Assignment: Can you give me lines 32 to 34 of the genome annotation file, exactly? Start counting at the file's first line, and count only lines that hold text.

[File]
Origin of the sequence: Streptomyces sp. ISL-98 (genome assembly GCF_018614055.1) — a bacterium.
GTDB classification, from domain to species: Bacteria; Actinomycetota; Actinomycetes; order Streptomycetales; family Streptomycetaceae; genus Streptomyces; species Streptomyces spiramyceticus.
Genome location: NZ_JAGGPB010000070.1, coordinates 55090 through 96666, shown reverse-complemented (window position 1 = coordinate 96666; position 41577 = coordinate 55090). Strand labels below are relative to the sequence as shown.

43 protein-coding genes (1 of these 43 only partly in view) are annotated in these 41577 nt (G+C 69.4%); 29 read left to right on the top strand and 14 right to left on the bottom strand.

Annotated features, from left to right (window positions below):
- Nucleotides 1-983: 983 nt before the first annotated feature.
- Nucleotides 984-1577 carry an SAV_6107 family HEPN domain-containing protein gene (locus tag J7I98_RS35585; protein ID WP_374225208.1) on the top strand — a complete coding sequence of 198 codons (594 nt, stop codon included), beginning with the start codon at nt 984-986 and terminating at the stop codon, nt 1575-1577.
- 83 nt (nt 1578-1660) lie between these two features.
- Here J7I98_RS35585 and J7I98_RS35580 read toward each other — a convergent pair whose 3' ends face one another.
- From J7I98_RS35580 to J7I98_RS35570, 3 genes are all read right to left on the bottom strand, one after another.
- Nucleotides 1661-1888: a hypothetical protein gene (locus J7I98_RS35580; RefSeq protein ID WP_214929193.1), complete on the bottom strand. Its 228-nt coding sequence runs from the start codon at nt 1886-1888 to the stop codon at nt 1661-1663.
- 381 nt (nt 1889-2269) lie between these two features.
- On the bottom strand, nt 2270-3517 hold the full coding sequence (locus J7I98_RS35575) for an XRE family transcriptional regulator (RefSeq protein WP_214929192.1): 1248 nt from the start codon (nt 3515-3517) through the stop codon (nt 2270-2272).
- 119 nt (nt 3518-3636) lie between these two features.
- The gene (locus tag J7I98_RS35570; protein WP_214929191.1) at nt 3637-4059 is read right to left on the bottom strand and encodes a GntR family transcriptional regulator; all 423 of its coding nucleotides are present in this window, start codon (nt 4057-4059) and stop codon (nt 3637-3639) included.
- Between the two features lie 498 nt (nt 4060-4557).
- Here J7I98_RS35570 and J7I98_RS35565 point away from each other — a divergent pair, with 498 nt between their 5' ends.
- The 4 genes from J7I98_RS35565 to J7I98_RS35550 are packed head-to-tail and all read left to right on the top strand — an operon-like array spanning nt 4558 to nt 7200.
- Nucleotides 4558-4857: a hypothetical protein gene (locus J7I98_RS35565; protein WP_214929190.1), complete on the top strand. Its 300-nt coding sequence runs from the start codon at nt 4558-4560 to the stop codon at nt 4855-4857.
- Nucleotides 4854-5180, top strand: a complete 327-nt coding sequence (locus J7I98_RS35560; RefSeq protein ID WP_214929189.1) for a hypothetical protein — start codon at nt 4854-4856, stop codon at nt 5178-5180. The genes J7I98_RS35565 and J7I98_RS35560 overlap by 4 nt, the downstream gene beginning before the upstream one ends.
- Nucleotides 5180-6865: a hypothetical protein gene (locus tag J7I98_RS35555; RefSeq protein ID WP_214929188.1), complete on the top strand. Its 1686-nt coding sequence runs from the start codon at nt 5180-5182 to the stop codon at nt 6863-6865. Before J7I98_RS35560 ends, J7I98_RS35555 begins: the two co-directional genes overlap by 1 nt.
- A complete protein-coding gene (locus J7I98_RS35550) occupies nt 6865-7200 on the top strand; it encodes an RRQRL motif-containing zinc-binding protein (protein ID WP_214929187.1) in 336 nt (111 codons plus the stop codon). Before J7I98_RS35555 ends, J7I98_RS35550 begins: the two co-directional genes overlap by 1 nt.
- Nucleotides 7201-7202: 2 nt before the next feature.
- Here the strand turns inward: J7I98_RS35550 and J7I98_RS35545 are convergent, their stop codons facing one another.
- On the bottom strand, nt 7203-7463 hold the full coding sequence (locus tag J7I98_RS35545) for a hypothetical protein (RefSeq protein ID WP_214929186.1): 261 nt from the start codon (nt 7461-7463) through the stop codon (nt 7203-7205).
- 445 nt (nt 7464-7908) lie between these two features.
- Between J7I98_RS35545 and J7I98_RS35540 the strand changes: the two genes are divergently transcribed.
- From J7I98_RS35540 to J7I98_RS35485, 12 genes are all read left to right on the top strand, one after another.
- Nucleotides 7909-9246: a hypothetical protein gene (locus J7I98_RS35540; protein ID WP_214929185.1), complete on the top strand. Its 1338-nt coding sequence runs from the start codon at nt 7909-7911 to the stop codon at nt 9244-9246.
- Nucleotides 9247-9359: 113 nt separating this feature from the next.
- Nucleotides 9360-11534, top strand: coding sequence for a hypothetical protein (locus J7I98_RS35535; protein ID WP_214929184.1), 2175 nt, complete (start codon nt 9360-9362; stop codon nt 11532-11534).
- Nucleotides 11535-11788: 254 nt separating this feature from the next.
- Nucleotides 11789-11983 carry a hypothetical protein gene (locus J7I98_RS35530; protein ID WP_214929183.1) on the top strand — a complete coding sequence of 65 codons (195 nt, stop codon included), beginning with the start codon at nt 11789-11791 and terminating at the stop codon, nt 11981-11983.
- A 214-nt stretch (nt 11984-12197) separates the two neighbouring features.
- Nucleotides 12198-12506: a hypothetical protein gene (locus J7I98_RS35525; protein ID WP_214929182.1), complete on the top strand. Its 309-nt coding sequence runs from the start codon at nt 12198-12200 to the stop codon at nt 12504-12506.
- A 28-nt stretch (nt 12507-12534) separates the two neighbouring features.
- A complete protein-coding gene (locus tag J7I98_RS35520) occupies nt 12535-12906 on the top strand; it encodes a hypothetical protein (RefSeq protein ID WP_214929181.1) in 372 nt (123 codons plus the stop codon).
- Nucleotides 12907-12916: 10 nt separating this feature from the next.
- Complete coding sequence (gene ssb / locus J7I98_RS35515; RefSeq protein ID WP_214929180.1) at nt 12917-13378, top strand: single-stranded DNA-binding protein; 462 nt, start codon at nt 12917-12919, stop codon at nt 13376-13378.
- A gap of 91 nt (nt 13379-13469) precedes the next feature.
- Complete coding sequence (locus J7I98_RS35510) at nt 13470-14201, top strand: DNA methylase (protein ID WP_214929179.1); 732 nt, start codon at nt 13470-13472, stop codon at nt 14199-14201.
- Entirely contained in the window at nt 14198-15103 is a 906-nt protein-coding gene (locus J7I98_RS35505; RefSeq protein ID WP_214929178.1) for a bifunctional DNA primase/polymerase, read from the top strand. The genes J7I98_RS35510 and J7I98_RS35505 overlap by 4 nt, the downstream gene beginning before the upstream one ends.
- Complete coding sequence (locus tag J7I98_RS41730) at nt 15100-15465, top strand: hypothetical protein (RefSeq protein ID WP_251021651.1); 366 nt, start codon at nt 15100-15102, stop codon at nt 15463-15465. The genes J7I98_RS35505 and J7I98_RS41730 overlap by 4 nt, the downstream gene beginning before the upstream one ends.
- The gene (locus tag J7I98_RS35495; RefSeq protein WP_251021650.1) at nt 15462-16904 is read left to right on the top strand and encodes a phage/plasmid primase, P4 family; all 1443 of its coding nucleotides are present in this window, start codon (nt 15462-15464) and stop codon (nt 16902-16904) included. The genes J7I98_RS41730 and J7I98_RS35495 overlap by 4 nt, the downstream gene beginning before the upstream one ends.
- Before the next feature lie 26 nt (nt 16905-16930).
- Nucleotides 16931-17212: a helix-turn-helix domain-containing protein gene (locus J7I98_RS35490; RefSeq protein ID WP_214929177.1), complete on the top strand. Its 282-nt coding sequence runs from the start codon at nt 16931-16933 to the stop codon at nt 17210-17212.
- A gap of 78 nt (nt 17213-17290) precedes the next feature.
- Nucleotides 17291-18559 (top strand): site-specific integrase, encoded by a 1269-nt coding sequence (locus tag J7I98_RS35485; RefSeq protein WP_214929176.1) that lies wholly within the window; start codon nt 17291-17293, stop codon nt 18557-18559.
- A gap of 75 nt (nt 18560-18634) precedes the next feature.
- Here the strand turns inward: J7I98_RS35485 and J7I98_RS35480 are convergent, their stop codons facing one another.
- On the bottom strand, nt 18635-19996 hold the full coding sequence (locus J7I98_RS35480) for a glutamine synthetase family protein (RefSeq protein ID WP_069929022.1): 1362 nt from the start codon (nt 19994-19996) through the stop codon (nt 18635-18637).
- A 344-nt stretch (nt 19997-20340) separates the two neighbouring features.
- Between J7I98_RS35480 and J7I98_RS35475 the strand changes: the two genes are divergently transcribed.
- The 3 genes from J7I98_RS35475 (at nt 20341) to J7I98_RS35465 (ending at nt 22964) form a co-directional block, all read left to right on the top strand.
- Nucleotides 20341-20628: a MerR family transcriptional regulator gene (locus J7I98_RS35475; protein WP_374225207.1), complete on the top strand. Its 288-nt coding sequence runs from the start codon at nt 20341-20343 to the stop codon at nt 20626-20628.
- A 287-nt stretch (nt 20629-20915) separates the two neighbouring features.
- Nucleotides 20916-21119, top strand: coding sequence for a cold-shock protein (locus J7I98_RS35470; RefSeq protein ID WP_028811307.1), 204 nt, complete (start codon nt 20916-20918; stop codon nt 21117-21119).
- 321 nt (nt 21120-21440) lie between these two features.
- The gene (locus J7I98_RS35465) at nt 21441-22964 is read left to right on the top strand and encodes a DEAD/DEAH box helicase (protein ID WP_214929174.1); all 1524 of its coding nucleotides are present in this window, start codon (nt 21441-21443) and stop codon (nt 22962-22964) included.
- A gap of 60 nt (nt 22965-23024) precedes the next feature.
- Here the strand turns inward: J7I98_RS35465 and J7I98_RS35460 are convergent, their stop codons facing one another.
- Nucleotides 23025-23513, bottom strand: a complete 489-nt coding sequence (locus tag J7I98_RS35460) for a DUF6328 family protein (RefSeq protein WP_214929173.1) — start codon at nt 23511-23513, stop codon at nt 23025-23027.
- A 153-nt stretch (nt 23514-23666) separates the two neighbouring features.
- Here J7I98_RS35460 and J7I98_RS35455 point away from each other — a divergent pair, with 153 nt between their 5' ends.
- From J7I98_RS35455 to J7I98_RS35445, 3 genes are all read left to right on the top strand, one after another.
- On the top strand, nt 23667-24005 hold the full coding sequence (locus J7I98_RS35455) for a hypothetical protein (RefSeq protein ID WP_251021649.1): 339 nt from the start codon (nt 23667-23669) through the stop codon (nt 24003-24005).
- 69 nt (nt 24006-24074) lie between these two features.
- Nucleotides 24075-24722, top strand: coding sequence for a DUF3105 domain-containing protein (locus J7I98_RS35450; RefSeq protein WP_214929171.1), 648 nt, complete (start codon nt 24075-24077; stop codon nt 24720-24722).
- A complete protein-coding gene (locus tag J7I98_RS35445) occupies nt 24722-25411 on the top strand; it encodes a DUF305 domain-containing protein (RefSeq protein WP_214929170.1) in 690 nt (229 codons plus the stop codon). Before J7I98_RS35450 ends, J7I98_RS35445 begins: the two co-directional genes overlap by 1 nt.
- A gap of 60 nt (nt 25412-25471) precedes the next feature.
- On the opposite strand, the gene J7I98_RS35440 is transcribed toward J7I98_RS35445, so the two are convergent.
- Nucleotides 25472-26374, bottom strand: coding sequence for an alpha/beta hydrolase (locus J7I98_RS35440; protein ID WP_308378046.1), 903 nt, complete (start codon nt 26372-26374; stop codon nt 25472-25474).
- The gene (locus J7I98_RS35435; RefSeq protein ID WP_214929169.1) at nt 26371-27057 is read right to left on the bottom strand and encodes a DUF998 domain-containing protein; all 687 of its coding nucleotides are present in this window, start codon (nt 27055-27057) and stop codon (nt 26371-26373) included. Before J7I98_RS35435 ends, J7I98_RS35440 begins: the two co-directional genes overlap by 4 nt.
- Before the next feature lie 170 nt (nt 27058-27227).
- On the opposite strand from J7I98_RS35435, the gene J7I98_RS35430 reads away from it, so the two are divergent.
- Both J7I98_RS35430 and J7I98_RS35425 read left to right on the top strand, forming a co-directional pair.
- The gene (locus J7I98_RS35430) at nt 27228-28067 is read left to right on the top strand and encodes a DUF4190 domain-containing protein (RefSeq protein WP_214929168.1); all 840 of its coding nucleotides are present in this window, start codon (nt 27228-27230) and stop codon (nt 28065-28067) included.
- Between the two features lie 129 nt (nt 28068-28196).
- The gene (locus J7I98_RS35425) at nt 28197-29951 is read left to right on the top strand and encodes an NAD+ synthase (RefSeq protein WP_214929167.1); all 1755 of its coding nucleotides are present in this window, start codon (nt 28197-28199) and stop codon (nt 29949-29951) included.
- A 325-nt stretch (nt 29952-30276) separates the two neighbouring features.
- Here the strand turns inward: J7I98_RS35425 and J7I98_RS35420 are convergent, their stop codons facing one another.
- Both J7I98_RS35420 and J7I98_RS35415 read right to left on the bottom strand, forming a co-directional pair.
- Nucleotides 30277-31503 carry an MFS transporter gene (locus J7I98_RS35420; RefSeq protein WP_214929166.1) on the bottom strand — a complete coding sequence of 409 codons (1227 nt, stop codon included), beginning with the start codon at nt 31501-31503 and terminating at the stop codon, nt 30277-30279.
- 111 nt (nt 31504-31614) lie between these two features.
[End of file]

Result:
- Nucleotides 11535-11788: 254 nt separating this feature from the next.
- Nucleotides 11789-11983 carry a hypothetical protein gene (locus J7I98_RS35530; protein ID WP_214929183.1) on the top strand — a complete coding sequence of 65 codons (195 nt, stop codon included), beginning with the start codon at nt 11789-11791 and terminating at the stop codon, nt 11981-11983.
- A 214-nt stretch (nt 11984-12197) separates the two neighbouring features.